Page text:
MORAL BASIS OF THE FINANCIAL CRISIS
Catalyst March Issue 2009, From The President's Desk
On December 18, Pope Benedict XVI told 11 new ambassadors to the Vatican that economic development and financial policies must be based on firm ethical grounds. This was not a throw-away statement: the pope has long understood that at the root of contemporary political, economic and social problems is a cultural collapse. Western civilization, to be exact, has abandoned its Christian heritage; it has thus lost its moral bearings.
The financial crisis that has enveloped the U.S., and much of the developed world, is an expression of the rot found in Western civilization. To wit: a preoccupation with the rights and appetites of individuals. Quite frankly, our monistic fixation on satisfying every individual want—sexual as well as materialistic—has been achieved at the expense of civility and community. It is a recipe for disaster.
Greed is a sin. It is not just a problem. Though it has always been a property of mankind, there are times in the course of human history when it is culturally celebrated. We live in such a time. When well-educated men and women go to work every day with the single goal of borrowing more money to make more money—and are lavishly rewarded for doing so—there is something seriously wrong on Main Street, and not just on Wall Street.
We should not be surprised that a lack of ethics abounds in American society. All ethical commitments are expressions of the interests and well being of others. Our society is so self-absorbed that it undercuts the ability to sustain a truly moral order. And when ethics are weighed, they are typically of the situational variety. In other words, the idea that there are absolutes, some principles which apply to all human conduct, is considered taboo. We can thank the much heralded Sixties for this mess.
It was in the 1960s when radical individualism triumphed in our culture. From drug use to sexual experimentation, from the nihilism found in music, art, the theater, movies and television, our culture has been on a binge for decades. To think that this promotion of greed wouldn’t affect ethical standards on the job is as astonishing a thought as it is revealing of our hubris. We just don’t get it.
Why are we surprised that legions of financiers put their own interests above the interests of their clients? Why are we surprised that we were lied to by some of the “best and brightest”? Why are we surprised when unscrupulous lenders extend irresponsible loans to equally culpable borrowers? Why are we surprised when unethical banks offer endless credit card deals to equally unethical individuals, all of whom think they can roll over their debt until they die?
Well, folks, the gig is up. We will be paying for this indulgence for decades. Those who look to Washington to fix this debacle are living in fantasy land. If people appointed to high office don’t pay their own taxes, how careful can we expect them to be with our money? If others constantly consort with single-minded lobbyists, how can we expect them to look out for our interests?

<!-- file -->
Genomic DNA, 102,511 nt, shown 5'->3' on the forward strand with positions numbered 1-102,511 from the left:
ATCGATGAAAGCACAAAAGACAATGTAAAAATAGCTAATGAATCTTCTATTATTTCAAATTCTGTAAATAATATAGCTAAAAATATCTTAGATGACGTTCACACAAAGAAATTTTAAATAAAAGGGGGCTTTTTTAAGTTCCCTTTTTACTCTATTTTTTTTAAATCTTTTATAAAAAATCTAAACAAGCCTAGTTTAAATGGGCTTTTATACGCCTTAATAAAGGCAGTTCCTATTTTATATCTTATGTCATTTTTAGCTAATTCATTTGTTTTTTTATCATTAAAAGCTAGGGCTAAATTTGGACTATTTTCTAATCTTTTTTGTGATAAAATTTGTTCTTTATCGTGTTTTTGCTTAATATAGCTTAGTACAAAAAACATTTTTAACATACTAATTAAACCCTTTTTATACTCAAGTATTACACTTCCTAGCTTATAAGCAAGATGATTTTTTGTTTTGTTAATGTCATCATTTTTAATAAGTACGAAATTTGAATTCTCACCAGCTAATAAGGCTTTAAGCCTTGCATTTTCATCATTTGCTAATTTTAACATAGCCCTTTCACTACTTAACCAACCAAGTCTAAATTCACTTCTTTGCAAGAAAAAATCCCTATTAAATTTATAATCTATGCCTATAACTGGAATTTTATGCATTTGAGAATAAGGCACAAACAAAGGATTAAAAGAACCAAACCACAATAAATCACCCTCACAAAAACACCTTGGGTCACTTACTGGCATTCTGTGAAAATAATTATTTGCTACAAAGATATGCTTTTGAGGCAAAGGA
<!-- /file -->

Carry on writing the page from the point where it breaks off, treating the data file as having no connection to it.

When almost half of a so-called stimulus package is slated to go to federal, state and municipal workers, and much of the rest goes to wasteful pork spending, it is impossible for real economic recovery to take place. When CEOs who are on welfare from the taxpayers still demand a bonus, and think they are entitled to paid business/vacations in Las Vegas, it is another sign that we’ve learned nothing.
There is so much blame to go around that it makes no sense to finger just one segment of our society. That’s what happens when cultural toxins are embedded in our institutions—no one escapes their effect. Even those among us who have acted with discretion and restraint must pay the price of the moral recklessness that millions of others have exercised. It is so sick and so out of control that it will take a religious revival of the most serious kind to turn things around. But there’s the rub: our mania for rejecting any kind of “Thou Shalt Not” ethic stands in the way of reform.
It’s too bad the whole country isn’t observing Lent. Can you imagine what the reaction would be if it was suggested that everyone practice self-denial for six weeks? There would be an uproar! And that’s because we are so used to a culture which prizes self-gratification that the very idea of sacrifice is regarded as absurd, if not obscene. We want it all, and we want it now. In other words, we have become a society of brats.
The American tendency to think that there is a quick fix, and our collective superstition that education can solve every problem, also stands in the way of reform. It’s time we took a good look at ourselves and our society and began to understand that constraint and discipline are not the enemies of happiness and progress. Indeed, they are its foundation. In other words, when we clean up Main Street, the clean up on Wall Street will follow.
(A shorter version of this article was published in The Bulletin, a Philadelphia newspaper.)